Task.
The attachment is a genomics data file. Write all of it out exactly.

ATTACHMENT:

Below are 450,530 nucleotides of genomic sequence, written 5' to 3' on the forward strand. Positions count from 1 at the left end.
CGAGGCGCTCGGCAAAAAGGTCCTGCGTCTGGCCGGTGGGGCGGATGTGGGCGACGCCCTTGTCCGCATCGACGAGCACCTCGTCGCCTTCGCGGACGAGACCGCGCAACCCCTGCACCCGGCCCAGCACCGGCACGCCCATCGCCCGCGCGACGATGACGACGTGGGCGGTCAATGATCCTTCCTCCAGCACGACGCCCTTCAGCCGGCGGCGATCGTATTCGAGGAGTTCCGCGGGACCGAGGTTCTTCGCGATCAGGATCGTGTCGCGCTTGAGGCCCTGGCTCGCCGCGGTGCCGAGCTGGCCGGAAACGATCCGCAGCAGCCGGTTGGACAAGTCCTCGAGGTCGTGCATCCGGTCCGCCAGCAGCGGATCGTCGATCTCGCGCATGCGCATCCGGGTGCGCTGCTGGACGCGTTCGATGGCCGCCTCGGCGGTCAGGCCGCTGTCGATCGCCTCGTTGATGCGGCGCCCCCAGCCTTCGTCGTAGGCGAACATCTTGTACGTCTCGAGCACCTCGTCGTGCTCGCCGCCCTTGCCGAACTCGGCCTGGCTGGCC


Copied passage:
Below are 450,530 nucleotides of genomic sequence, written 5' to 3' on the forward strand. Positions count from 1 at the left end.
CGAGGCGCTCGGCAAAAAGGTCCTGCGTCTGGCCGGTGGGGCGGATGTGGGCGACGCCCTTGTCCGCATCGACGAGCACCTCGTCGCCTTCGCGGACGAGACCGCGCAACCCCTGCACCCGGCCCAGCACCGGCACGCCCATCGCCCGCGCGACGATGACGACGTGGGCGGTCAATGATCCTTCCTCCAGCACGACGCCCTTCAGCCGGCGGCGATCGTATTCGAGGAGTTCCGCGGGACCGAGGTTCTTCGCGATCAGGATCGTGTCGCGCTTGAGGCCCTGGCTCGCCGCGGTGCCGAGCTGGCCGGAAACGATCCGCAGCAGCCGGTTGGACAAGTCCTCGAGGTCGTGCATCCGGTCCGCCAGCAGCGGATCGTCGATCTCGCGCATGCGCATCCGGGTGCGCTGCTGGACGCGTTCGATGGCCGCCTCGGCGGTCAGGCCGCTGTCGATCGCCTCGTTGATGCGGCGCCCCCAGCCTTCGTCGTAGGCGAACATCTTGTACGTCTCGAGCACCTCGTCGTGCTCGCCGCCCTTGCCGAACTCGGCCTGGCTGGCC